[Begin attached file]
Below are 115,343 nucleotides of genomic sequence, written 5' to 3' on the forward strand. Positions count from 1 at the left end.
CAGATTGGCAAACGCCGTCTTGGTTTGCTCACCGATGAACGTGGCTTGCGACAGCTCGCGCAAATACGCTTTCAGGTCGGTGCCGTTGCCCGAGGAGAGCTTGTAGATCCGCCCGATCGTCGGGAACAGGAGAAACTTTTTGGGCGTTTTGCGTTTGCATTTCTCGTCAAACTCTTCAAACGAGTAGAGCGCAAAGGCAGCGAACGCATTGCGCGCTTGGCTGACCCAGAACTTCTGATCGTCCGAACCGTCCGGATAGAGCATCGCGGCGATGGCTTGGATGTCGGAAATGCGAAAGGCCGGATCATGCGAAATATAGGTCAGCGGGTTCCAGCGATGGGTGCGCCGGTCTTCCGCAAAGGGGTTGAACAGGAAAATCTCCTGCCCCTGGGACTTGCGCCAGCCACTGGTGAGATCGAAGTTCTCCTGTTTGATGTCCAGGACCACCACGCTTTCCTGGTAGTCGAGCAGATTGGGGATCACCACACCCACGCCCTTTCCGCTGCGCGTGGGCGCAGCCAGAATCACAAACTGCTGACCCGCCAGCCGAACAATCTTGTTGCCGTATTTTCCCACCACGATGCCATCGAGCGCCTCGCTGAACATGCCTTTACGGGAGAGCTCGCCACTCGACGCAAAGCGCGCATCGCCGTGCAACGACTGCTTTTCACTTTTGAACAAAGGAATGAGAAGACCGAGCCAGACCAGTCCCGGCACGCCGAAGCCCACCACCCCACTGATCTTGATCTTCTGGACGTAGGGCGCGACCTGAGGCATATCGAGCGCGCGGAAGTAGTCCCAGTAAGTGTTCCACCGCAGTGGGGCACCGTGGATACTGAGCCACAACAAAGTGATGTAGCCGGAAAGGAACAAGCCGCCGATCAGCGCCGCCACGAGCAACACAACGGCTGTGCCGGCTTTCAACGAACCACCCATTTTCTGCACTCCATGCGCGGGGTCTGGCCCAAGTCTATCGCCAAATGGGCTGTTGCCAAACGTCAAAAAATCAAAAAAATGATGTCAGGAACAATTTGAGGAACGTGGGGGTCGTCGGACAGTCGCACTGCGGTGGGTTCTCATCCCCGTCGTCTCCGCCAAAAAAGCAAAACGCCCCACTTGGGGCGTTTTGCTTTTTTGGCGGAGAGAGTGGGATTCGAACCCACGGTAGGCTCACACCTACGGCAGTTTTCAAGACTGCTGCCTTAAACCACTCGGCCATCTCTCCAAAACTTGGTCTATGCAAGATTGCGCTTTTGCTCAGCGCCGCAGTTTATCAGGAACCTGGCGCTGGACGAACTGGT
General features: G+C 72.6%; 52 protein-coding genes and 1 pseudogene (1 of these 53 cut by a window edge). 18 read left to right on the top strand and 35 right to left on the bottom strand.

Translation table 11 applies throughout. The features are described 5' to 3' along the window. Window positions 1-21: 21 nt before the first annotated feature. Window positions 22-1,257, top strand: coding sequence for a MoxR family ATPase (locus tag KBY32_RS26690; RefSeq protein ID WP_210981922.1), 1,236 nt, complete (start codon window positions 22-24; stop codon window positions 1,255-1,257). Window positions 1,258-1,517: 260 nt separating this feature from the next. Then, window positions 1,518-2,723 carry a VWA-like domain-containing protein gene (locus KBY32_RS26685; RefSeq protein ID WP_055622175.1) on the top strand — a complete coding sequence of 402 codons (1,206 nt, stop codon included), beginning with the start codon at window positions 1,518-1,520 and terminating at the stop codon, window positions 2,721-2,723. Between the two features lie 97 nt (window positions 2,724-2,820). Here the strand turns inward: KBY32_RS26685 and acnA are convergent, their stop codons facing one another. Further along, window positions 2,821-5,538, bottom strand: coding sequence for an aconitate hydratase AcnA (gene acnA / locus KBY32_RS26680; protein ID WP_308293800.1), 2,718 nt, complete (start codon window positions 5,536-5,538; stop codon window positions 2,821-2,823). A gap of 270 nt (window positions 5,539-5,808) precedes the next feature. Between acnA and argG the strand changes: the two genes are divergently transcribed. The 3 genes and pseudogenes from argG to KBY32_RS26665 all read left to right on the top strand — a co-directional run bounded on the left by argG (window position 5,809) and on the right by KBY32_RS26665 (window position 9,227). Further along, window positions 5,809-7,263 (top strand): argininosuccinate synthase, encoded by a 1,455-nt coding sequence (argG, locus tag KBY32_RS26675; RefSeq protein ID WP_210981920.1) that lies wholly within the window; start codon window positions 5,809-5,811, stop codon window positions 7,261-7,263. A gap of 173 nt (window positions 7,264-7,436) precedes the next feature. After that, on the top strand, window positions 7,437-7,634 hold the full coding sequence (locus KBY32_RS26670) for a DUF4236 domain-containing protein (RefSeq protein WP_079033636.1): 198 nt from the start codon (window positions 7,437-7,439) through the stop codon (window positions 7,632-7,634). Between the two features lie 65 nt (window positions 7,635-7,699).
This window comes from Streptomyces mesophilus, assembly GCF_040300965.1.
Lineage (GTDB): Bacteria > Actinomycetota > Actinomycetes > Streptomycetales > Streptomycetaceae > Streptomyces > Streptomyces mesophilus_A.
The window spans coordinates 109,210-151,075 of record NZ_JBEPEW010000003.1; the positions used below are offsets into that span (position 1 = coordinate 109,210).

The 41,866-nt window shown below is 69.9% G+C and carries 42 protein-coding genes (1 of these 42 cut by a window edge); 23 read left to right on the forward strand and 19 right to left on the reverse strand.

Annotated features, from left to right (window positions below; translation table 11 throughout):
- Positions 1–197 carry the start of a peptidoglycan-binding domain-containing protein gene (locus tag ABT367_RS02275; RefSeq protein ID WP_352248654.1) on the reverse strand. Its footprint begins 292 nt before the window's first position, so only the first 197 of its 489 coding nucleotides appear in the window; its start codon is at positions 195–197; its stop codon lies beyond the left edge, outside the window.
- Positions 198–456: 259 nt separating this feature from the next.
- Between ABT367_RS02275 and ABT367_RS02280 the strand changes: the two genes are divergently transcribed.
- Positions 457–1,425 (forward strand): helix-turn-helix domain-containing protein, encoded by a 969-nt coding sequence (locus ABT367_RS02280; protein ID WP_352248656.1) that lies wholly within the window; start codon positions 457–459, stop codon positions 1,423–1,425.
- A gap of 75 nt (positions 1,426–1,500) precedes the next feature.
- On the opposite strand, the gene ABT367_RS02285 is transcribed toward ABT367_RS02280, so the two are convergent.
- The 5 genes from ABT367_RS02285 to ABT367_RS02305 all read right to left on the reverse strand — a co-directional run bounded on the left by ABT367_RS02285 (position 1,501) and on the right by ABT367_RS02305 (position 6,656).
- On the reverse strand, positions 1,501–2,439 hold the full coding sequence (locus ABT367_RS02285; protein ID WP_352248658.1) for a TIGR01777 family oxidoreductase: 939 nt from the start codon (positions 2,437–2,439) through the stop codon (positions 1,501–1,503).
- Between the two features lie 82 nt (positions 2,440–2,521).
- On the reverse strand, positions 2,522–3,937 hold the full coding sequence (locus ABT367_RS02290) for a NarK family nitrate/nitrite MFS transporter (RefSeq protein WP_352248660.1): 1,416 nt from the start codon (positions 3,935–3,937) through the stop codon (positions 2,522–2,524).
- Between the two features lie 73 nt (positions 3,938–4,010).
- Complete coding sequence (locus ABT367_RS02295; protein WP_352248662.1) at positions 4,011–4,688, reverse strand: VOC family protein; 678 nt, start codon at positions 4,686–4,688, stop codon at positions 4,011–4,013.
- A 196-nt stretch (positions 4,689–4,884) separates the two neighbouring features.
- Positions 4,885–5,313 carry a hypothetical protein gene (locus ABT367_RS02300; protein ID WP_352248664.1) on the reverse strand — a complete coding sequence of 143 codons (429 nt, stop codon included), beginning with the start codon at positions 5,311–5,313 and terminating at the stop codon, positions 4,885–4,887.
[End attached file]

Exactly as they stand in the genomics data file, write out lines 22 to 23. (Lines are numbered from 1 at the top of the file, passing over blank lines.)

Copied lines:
- A 196-nt stretch (positions 4,689–4,884) separates the two neighbouring features.
- Positions 4,885–5,313 carry a hypothetical protein gene (locus ABT367_RS02300; protein ID WP_352248664.1) on the reverse strand — a complete coding sequence of 143 codons (429 nt, stop codon included), beginning with the start codon at positions 5,311–5,313 and terminating at the stop codon, positions 4,885–4,887.